Again, I’m not knocking the waitressing profession. It’s a tough gig, wherein you must appear alert and friendly at pretty much all times. I’m just saying it’s a temporary contract, wherein you ask for things, they provide them, and then money is exchanged.
I told H the name of my book, and she asked what it was about. This surprised me. Again: Hundreds of eateries, and she was the absolute first waitress to ask about the content of my book, instead of just the title.
I told her what it was about, and she countered with the title of a book she was reading. And the next thing I knew, she was sitting on the other side of my booth, and we were chatting back and forth about what we were reading, had read, and were going to read.
It was kind of magical.
At the end of the meal, she brought me my bill and asked me my name and told me her name. And I’m not gonna lie, I overtipped her by a wide margin, just because I couldn’t remember the last time I’d had that much fun eating lunch alone.
I went back the next week, and she was there again, and she remembered my name (which surprised me) and I remember hers (which surprised me more, because my memory for names is just about useless) and even though it was a lot more busy this time, she still found a couple minutes to sit and chat about reading material with me.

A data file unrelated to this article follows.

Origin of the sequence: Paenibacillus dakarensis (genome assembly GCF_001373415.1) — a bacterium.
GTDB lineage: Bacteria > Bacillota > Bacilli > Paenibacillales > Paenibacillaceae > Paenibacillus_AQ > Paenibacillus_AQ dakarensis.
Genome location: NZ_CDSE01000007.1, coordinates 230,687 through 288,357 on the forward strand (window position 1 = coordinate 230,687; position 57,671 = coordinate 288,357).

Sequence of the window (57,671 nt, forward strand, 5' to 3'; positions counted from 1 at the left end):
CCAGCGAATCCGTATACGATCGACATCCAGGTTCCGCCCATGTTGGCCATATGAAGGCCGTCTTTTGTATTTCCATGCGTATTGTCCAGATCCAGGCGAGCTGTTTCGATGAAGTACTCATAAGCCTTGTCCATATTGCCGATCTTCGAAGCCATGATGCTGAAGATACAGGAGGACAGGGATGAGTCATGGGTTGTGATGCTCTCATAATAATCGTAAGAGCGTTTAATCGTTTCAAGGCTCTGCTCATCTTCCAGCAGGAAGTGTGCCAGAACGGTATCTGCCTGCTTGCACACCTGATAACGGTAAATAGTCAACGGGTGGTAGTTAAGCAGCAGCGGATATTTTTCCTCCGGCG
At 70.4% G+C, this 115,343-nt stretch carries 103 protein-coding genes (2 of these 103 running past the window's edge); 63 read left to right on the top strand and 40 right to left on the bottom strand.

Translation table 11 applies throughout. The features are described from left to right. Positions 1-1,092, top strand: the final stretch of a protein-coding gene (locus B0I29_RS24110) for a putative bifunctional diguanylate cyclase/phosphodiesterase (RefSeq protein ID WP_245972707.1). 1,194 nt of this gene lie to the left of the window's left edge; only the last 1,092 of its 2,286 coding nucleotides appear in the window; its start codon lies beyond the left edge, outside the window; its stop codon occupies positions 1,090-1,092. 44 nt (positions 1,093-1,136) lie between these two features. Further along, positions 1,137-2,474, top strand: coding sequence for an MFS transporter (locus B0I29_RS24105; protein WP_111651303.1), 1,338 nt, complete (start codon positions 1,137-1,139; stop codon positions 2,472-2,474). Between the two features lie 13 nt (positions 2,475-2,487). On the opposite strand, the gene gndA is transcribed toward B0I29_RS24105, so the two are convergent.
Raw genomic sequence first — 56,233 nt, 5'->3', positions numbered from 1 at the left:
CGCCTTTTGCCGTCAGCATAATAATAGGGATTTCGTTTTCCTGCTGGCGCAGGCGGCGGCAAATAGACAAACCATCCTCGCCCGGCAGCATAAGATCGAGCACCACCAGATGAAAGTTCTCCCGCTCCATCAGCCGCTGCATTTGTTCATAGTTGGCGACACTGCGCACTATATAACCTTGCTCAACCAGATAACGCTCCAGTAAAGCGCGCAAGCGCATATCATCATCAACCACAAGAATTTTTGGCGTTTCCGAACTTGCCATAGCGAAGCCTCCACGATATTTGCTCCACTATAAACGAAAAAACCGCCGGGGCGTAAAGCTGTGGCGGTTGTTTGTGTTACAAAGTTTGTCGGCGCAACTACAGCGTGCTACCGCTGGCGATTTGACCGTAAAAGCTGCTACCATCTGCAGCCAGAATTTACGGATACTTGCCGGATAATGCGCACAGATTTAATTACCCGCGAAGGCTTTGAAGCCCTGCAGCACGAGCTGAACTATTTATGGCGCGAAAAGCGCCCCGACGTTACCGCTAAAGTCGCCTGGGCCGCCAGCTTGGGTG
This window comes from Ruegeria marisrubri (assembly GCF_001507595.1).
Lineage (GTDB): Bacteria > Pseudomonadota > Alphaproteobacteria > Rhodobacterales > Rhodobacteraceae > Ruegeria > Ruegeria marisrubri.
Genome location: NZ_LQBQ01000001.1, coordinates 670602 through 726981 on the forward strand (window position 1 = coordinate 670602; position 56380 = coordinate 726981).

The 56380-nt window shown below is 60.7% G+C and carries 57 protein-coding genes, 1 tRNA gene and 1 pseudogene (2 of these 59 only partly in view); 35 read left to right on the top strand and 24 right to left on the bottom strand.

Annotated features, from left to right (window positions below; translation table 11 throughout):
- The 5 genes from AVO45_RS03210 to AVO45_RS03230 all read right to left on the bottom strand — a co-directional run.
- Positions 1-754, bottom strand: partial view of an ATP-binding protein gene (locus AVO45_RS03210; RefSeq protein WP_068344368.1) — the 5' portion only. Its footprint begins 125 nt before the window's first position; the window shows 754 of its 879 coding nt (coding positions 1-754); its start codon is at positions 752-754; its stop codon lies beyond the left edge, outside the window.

And so it went.
After about two months, I was barely even ordering anymore. I’d come in, and she’d bring me my usual drink. I knew the menu pretty well, and would choose from one of the four things I had tried and liked. And if there was time, we’d talk books.
Eventually, our conversations drifted to other things as well. She talked about her previous job. I told her what I do, and talked a bit about my indie novels. We both have kids, and we talked about the fun and challenges they provide. We talked about our significant others.
In a sense, it was like paying to see a friend. Or going to an eatery your buddy works at. It got to the point where, even when I didn’t sit at one of her tables, the other waitresses knew my name and would send her to me.
And then. One day. The sign.
Under New Management.
This is, of course, a signal, though most people don’t talk about it. What it means is, “The food here used to be bad, and the service was worse, but now new people are in charge and Things Will Be Better.”